Charm bracelets are currently enjoying an almost unprecedented renaissance. It’s difficult to walk through a shopping centre without encountering entire shops dedicated to these tiny, beautiful little objects.
But buying a silver
Patina When it comes to silverware maintenance, the ideal is a gleaming finish known as a patina. This finish is attained through constant and thorough polishing. The tiny fibres on the surface of a cloth will, over time, make microscopic abrasions on the surface of the silver. Over time, these abrasions accumulate to form the shining patina which makes silver so beautiful.
This is just as true of silver charm bracelets as it is of crockery and cutlery. However, wearable silver has one important advantage over other forms of silver – as silver jewellery is worn, it rubs constantly against the skin and clothing to which it is attached. This friction over time leads to the same effect as constant brushing. For this reason, one of the best things you can do to protect your silver handmade jewellery and ensure that it remains in the best possible condition, is to wear it constantly.
When silver is left exposed to the air, it is vulnerable to developing a dark film known as a tarnish. This tarnish cannot easily be removed; doing so requires the use of abrasive chemicals which will utterly ruin any patina, and, in the case of silver-plated items, might ruin the silver entirely.
Tarnish develops as the surface of silver reacts with the hydrogen-sulphide present in the air. This process will occur all the faster if there are large concentrations of the substance in the air, or if the air is humid.
The tarnishing process might seem similar to the oxidisation process which causes iron to rust. While there are chemical similarities between the two processes, there is one crucial difference. While an old railway track might rust until there is nothing left of it but red-brown dust, silver will not.
When tarnish forms on the surface of an item of silverware, it insulates the silver beneath against contact with airborne hydrogen sulphide. This means that the level of tarnishing will stabalise and further damage will be prevented. Unfortunately, by this point it might be too late!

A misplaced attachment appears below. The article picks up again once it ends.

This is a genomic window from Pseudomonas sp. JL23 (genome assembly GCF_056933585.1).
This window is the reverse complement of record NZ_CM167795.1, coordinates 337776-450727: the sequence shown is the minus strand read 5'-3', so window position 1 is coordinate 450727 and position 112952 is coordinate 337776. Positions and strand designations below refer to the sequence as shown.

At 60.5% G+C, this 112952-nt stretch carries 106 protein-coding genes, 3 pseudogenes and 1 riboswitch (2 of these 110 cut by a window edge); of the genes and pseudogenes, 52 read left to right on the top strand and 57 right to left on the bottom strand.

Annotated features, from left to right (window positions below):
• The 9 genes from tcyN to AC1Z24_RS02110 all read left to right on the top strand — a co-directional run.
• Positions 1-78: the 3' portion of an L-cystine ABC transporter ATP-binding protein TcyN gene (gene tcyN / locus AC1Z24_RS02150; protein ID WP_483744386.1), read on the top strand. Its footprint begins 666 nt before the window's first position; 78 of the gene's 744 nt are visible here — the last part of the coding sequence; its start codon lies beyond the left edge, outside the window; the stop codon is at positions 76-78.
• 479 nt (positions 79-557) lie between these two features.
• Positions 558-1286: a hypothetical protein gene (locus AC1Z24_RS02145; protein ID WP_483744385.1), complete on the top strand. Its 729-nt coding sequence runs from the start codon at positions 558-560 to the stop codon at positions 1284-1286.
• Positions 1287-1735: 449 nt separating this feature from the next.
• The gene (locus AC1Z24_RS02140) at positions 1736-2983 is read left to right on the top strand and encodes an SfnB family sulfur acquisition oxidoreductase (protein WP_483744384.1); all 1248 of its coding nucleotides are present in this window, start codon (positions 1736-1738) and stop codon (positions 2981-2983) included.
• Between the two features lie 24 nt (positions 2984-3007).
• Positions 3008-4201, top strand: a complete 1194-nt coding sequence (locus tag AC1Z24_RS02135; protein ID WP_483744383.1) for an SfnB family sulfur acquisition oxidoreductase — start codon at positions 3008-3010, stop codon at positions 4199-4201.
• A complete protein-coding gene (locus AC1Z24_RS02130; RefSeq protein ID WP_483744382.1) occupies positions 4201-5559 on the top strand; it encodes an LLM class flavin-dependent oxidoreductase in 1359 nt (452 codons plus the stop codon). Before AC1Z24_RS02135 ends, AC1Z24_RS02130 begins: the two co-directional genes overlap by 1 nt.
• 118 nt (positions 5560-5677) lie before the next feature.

Storing silver jewelry
When we store silver jewelry, we should ideally reduce its contact with moisture. For this reason, silver jewelry should not be stored in bathrooms, kitchens, or any other place where high levels of humidity might occur. Similarly, we should protect our jewelry against severe fluctuations in temperature – which means keeping it out of sunlight, and away from radiators and other such heat sources. Velvet-lined boxes are ideal – they cushion the silver against abrasion, and reduce exposure to air.
Substances to avoid.
When it comes to caring for your silver charm bracelet, there are a few substances which should be avoided. The chemicals contained in a number of everyday products are corrosive to silver, and so should be avoided. These include perfumes and sun cream. If you’re applying these products to your skin, then do so before you put your jewelry on. This will allow them to be absorbed into your skin, and therefore not be present on the surface of the silver in any significant quantity.
Chlorine is a harsh chemical which, as well as being an irritant to your eyes, can be hugely damaging to your silver – especially in cases of repeated exposure. For this reason, you should leave your charm bracelet in your locker whenever you go swimming.
The oil present on your skin can also have a detrimental effect on your silver jewelry – though this effect is counteracted by the gentle friction that comes with wearing jewelry. When it comes to eating while wearing silver jewelry, take care – particularly if you’re consuming highly abrasive foodstuffs like vinegar, citrus fruits and wine. If you should happen to get any such substance on your silver bracelet, then don’t despair – but make sure that you clean it in good time, before any stain has a chance to become entrenched.